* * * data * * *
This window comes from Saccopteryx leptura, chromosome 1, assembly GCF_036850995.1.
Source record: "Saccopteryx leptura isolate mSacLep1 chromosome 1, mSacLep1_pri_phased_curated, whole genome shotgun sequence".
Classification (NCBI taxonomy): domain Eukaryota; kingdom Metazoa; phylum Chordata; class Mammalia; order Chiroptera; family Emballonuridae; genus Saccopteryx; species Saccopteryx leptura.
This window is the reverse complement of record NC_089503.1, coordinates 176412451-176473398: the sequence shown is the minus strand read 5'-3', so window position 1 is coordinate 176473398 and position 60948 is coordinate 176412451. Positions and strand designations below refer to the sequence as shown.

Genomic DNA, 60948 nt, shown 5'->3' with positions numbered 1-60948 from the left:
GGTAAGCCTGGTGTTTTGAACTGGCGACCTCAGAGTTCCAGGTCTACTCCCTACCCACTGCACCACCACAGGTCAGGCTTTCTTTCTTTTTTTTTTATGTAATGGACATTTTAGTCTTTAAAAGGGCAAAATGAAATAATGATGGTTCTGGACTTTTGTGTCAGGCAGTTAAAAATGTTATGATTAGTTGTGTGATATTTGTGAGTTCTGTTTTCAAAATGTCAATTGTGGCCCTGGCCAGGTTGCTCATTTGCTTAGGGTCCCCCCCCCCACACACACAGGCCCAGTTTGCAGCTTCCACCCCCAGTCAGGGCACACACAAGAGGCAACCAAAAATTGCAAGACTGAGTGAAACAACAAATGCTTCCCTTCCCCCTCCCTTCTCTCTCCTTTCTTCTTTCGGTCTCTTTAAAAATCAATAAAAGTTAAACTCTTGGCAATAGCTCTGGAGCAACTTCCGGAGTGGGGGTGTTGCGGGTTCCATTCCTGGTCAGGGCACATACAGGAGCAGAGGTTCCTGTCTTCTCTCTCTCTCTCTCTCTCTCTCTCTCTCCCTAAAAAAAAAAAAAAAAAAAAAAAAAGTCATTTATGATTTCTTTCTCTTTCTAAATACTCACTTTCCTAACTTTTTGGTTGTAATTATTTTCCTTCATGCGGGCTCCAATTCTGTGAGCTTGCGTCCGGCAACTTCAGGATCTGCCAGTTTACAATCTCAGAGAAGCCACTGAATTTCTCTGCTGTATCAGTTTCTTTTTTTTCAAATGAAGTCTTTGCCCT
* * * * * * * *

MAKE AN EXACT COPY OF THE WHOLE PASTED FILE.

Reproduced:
This window comes from Saccopteryx leptura, chromosome 1, assembly GCF_036850995.1.
Source record: "Saccopteryx leptura isolate mSacLep1 chromosome 1, mSacLep1_pri_phased_curated, whole genome shotgun sequence".
Classification (NCBI taxonomy): domain Eukaryota; kingdom Metazoa; phylum Chordata; class Mammalia; order Chiroptera; family Emballonuridae; genus Saccopteryx; species Saccopteryx leptura.
This window is the reverse complement of record NC_089503.1, coordinates 176412451-176473398: the sequence shown is the minus strand read 5'-3', so window position 1 is coordinate 176473398 and position 60948 is coordinate 176412451. Positions and strand designations below refer to the sequence as shown.

Genomic DNA, 60948 nt, shown 5'->3' with positions numbered 1-60948 from the left:
GGTAAGCCTGGTGTTTTGAACTGGCGACCTCAGAGTTCCAGGTCTACTCCCTACCCACTGCACCACCACAGGTCAGGCTTTCTTTCTTTTTTTTTTATGTAATGGACATTTTAGTCTTTAAAAGGGCAAAATGAAATAATGATGGTTCTGGACTTTTGTGTCAGGCAGTTAAAAATGTTATGATTAGTTGTGTGATATTTGTGAGTTCTGTTTTCAAAATGTCAATTGTGGCCCTGGCCAGGTTGCTCATTTGCTTAGGGTCCCCCCCCCCACACACACAGGCCCAGTTTGCAGCTTCCACCCCCAGTCAGGGCACACACAAGAGGCAACCAAAAATTGCAAGACTGAGTGAAACAACAAATGCTTCCCTTCCCCCTCCCTTCTCTCTCCTTTCTTCTTTCGGTCTCTTTAAAAATCAATAAAAGTTAAACTCTTGGCAATAGCTCTGGAGCAACTTCCGGAGTGGGGGTGTTGCGGGTTCCATTCCTGGTCAGGGCACATACAGGAGCAGAGGTTCCTGTCTTCTCTCTCTCTCTCTCTCTCTCTCTCTCTCCCTAAAAAAAAAAAAAAAAAAAAAAAAAGTCATTTATGATTTCTTTCTCTTTCTAAATACTCACTTTCCTAACTTTTTGGTTGTAATTATTTTCCTTCATGCGGGCTCCAATTCTGTGAGCTTGCGTCCGGCAACTTCAGGATCTGCCAGTTTACAATCTCAGAGAAGCCACTGAATTTCTCTGCTGTATCAGTTTCTTTTTTTTCAAATGAAGTCTTTGCCCT